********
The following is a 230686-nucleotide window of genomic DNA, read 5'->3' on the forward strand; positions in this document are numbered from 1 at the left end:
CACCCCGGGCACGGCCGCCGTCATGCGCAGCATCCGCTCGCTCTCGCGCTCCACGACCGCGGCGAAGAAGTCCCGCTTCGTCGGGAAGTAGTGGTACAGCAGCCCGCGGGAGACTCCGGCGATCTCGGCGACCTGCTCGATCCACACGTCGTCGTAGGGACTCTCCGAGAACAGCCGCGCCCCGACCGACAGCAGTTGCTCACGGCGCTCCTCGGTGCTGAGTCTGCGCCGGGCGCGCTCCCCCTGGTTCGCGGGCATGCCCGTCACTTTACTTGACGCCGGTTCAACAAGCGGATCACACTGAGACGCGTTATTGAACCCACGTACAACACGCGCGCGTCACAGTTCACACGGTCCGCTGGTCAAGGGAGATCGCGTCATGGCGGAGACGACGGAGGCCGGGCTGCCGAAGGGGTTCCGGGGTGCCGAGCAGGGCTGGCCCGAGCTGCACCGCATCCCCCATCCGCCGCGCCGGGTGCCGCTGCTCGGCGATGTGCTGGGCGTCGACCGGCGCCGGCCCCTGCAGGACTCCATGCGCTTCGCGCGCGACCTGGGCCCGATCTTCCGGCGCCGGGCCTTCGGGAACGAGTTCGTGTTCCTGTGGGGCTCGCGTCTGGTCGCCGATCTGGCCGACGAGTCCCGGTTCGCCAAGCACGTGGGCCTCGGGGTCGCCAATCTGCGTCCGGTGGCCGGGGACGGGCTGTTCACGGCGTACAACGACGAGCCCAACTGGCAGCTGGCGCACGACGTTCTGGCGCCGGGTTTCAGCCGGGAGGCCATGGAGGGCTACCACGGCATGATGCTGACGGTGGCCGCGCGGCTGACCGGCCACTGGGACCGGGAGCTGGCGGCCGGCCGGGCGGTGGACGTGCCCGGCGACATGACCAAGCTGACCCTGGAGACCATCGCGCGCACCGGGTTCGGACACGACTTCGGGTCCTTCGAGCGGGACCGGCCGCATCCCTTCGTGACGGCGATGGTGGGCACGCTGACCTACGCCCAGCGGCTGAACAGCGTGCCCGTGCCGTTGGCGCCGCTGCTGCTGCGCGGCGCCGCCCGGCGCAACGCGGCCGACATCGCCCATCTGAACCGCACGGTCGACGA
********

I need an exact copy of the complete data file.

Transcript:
The following is a 230686-nucleotide window of genomic DNA, read 5'->3' on the forward strand; positions in this document are numbered from 1 at the left end:
CACCCCGGGCACGGCCGCCGTCATGCGCAGCATCCGCTCGCTCTCGCGCTCCACGACCGCGGCGAAGAAGTCCCGCTTCGTCGGGAAGTAGTGGTACAGCAGCCCGCGGGAGACTCCGGCGATCTCGGCGACCTGCTCGATCCACACGTCGTCGTAGGGACTCTCCGAGAACAGCCGCGCCCCGACCGACAGCAGTTGCTCACGGCGCTCCTCGGTGCTGAGTCTGCGCCGGGCGCGCTCCCCCTGGTTCGCGGGCATGCCCGTCACTTTACTTGACGCCGGTTCAACAAGCGGATCACACTGAGACGCGTTATTGAACCCACGTACAACACGCGCGCGTCACAGTTCACACGGTCCGCTGGTCAAGGGAGATCGCGTCATGGCGGAGACGACGGAGGCCGGGCTGCCGAAGGGGTTCCGGGGTGCCGAGCAGGGCTGGCCCGAGCTGCACCGCATCCCCCATCCGCCGCGCCGGGTGCCGCTGCTCGGCGATGTGCTGGGCGTCGACCGGCGCCGGCCCCTGCAGGACTCCATGCGCTTCGCGCGCGACCTGGGCCCGATCTTCCGGCGCCGGGCCTTCGGGAACGAGTTCGTGTTCCTGTGGGGCTCGCGTCTGGTCGCCGATCTGGCCGACGAGTCCCGGTTCGCCAAGCACGTGGGCCTCGGGGTCGCCAATCTGCGTCCGGTGGCCGGGGACGGGCTGTTCACGGCGTACAACGACGAGCCCAACTGGCAGCTGGCGCACGACGTTCTGGCGCCGGGTTTCAGCCGGGAGGCCATGGAGGGCTACCACGGCATGATGCTGACGGTGGCCGCGCGGCTGACCGGCCACTGGGACCGGGAGCTGGCGGCCGGCCGGGCGGTGGACGTGCCCGGCGACATGACCAAGCTGACCCTGGAGACCATCGCGCGCACCGGGTTCGGACACGACTTCGGGTCCTTCGAGCGGGACCGGCCGCATCCCTTCGTGACGGCGATGGTGGGCACGCTGACCTACGCCCAGCGGCTGAACAGCGTGCCCGTGCCGTTGGCGCCGCTGCTGCTGCGCGGCGCCGCCCGGCGCAACGCGGCCGACATCGCCCATCTGAACCGCACGGTCGACGA